Overview

To create a Word document from R Markdown you specify the word_document output format in the front-matter of your document:

---
title: "Habits"
author: John Doe
date: March 22, 2005
output: word_document
---

Figure Options

There are a number of options that affect the output of figures within Word documents:

  • fig_width and fig_height can be used to control the default figure width and height (5x4 is used if not values are specified)

  • fig_caption controls whether figures are rendered with captions

For example:

---
title: "Habits"
output:
  word_document:
    fig_width: 5
    fig_height: 5
    fig_caption: true
---

Data Frame Printing

You can enhance the default display of data frames via the df_print option. Valid values include:

Option Description
default Call the print.data.frame generic method
kable Use the knitr::kable function.
tibble Use the tibble::print.tbl_df function.

For example:

---
title: "Habits"
output:
  html_document:
    df_print: kable
---

Syntax Highlighting

You can use the highlight option to control the syntax highlighting theme. For example:

---
title: "Habits"
output:
  word_document:
    highlight: "tango"
---

Supported styles include “default”, “tango”, “pygments”, “kate”, “monochrome”, “espresso”, “zenburn”, and “haddock”. Pass null to prevent syntax highlighting.

Style Reference

You can also specify a document to be used as as a style reference in producing a docx file. This will allow you to customize things such as margins and other formatting characteristics. For best results, the reference docx should be a modified version of a docx file produced using rmarkdown. Pass “default” to use the default styles. You can do this with the reference_docx option:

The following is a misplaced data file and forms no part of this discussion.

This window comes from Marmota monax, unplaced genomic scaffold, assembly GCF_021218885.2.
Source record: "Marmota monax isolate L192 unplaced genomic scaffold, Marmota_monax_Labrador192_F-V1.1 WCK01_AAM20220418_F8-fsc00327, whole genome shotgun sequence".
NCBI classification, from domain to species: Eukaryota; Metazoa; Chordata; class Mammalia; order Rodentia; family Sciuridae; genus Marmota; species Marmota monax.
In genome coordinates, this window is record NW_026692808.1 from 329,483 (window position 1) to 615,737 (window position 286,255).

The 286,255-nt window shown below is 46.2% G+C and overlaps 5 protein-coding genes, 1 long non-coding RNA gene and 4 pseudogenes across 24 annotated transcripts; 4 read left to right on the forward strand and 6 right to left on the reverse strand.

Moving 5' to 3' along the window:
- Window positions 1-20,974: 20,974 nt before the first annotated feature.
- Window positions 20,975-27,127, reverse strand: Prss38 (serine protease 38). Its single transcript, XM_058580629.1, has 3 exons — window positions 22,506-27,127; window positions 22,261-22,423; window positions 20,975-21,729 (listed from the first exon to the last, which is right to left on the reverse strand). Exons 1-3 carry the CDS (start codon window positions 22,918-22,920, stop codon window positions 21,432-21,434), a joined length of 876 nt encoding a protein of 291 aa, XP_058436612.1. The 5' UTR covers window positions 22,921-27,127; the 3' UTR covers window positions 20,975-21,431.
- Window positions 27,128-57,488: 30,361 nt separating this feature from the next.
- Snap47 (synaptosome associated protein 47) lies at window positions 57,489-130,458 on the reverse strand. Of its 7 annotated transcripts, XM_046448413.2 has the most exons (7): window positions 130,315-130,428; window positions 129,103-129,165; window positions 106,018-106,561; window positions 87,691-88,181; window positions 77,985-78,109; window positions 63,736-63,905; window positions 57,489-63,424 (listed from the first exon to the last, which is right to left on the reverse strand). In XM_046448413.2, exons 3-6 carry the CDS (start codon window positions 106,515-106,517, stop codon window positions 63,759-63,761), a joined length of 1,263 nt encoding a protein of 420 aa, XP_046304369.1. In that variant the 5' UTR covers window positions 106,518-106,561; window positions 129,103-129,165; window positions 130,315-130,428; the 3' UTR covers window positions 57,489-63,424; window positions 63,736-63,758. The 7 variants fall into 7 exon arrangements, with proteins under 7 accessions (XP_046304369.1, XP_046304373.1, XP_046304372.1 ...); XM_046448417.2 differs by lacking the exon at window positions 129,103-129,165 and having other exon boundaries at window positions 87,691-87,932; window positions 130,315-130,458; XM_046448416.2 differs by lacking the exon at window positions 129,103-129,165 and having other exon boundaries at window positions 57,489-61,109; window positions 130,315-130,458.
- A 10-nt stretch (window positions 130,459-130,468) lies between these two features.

---
title: "Habits"
output:
  word_document:
    reference_docx: mystyles.docx
---

For more on this, see the article here.

Keeping Markdown

When knitr processes an R Markdown input file it creates a markdown (md) file which is subsequently tranformed into a Word document by pandoc. If you want to keep a copy of the markdown file after rendering you can do so using the keep_md option:

---
title: "Habits"
output:
  word_document:
    keep_md: true
---

Markdown Extensions

By default R Markdown is defined as all pandoc markdown extensions with the following tweaks for backward compatibility with the markdown package:

+autolink_bare_uris
+ascii_identifier
+tex_math_single_backslash

You can enable or disable markdown extensions using the md_extensions option (you preface an option with - to disable and + to enable it). For example:

---
title: "Habits"
output:
  html_document:
    md_extensions: -autolink_bare_uris+hard_line_breaks
---

The above would disable the autolink_bare_uris extension and enable the hard_line_breaks extension.

For more on available markdown extensions see the pandoc markdown specification.

Pandoc Arguments

If there are pandoc features you want to use that lack equivilants in the YAML options described above you can still use them by passing custom pandoc_args. For example:

---
title: "Habits"
output:
  word_document:
    pandoc_args: [
      "--csl", "/var/csl/acs-nano.csl"
    ]
---

Documentation on all available pandoc arguments can be found in the pandoc user guide.

Shared Options

If you want to specify a set of default options to be shared by multiple documents within a directory you can include a file named _output.yaml within the directory. Note that no YAML delimeters or enclosing output object are used in this file. For example:

_output.yaml

word_document:
  fig_width: 5
  fig_height: 5
  fig_caption: true

All documents located in the same directory as _output.yaml will inherit it’s options. Options defined explicitly within documents will override those specified in the shared options file.

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